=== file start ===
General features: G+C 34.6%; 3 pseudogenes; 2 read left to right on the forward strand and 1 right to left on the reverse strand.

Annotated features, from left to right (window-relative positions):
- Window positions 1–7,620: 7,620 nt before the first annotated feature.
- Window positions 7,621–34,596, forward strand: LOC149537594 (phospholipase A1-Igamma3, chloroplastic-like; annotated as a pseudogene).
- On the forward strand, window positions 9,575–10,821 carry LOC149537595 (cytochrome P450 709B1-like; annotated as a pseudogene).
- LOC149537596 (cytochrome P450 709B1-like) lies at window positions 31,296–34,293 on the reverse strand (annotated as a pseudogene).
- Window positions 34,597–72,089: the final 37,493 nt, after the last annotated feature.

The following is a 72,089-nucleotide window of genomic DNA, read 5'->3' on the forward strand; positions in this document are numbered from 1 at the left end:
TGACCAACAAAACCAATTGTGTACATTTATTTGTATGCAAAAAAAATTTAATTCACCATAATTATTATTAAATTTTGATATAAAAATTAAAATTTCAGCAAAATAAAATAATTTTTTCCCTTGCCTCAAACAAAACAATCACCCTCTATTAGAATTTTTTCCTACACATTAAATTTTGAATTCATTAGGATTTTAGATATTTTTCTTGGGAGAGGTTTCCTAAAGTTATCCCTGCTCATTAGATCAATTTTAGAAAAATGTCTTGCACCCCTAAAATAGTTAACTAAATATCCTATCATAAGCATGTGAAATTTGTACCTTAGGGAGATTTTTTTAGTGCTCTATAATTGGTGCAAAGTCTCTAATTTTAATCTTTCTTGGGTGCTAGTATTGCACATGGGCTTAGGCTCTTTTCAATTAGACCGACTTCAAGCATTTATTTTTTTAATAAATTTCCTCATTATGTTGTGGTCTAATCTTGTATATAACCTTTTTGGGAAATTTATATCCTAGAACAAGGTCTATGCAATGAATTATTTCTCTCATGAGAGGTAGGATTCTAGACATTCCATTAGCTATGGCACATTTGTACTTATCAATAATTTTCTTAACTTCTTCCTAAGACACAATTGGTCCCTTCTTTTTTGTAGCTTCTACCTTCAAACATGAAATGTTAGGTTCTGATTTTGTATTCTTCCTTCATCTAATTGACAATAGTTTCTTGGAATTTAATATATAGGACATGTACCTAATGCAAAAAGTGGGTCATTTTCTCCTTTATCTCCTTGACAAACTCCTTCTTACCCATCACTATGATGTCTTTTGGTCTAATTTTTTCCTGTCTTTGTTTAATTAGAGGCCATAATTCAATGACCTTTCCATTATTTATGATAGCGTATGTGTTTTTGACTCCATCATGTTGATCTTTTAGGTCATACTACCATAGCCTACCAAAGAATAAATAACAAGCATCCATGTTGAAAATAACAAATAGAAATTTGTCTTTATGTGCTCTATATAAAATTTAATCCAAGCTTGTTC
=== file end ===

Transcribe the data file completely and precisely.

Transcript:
General features: G+C 34.6%; 3 pseudogenes; 2 read left to right on the forward strand and 1 right to left on the reverse strand.

Annotated features, from left to right (window-relative positions):
- Window positions 1–7,620: 7,620 nt before the first annotated feature.
- Window positions 7,621–34,596, forward strand: LOC149537594 (phospholipase A1-Igamma3, chloroplastic-like; annotated as a pseudogene).
- On the forward strand, window positions 9,575–10,821 carry LOC149537595 (cytochrome P450 709B1-like; annotated as a pseudogene).
- LOC149537596 (cytochrome P450 709B1-like) lies at window positions 31,296–34,293 on the reverse strand (annotated as a pseudogene).
- Window positions 34,597–72,089: the final 37,493 nt, after the last annotated feature.

The following is a 72,089-nucleotide window of genomic DNA, read 5'->3' on the forward strand; positions in this document are numbered from 1 at the left end:
TGACCAACAAAACCAATTGTGTACATTTATTTGTATGCAAAAAAAATTTAATTCACCATAATTATTATTAAATTTTGATATAAAAATTAAAATTTCAGCAAAATAAAATAATTTTTTCCCTTGCCTCAAACAAAACAATCACCCTCTATTAGAATTTTTTCCTACACATTAAATTTTGAATTCATTAGGATTTTAGATATTTTTCTTGGGAGAGGTTTCCTAAAGTTATCCCTGCTCATTAGATCAATTTTAGAAAAATGTCTTGCACCCCTAAAATAGTTAACTAAATATCCTATCATAAGCATGTGAAATTTGTACCTTAGGGAGATTTTTTTAGTGCTCTATAATTGGTGCAAAGTCTCTAATTTTAATCTTTCTTGGGTGCTAGTATTGCACATGGGCTTAGGCTCTTTTCAATTAGACCGACTTCAAGCATTTATTTTTTTAATAAATTTCCTCATTATGTTGTGGTCTAATCTTGTATATAACCTTTTTGGGAAATTTATATCCTAGAACAAGGTCTATGCAATGAATTATTTCTCTCATGAGAGGTAGGATTCTAGACATTCCATTAGCTATGGCACATTTGTACTTATCAATAATTTTCTTAACTTCTTCCTAAGACACAATTGGTCCCTTCTTTTTTGTAGCTTCTACCTTCAAACATGAAATGTTAGGTTCTGATTTTGTATTCTTCCTTCATCTAATTGACAATAGTTTCTTGGAATTTAATATATAGGACATGTACCTAATGCAAAAAGTGGGTCATTTTCTCCTTTATCTCCTTGACAAACTCCTTCTTACCCATCACTATGATGTCTTTTGGTCTAATTTTTTCCTGTCTTTGTTTAATTAGAGGCCATAATTCAATGACCTTTCCATTATTTATGATAGCGTATGTGTTTTTGACTCCATCATGTTGATCTTTTAGGTCATACTACCATAGCCTACCAAAGAATAAATAACAAGCATCCATGTTGAAAATAACAAATAGAAATTTGTCTTTATGTGCTCTATATAAAATTTAATCCAAGCTTGTTC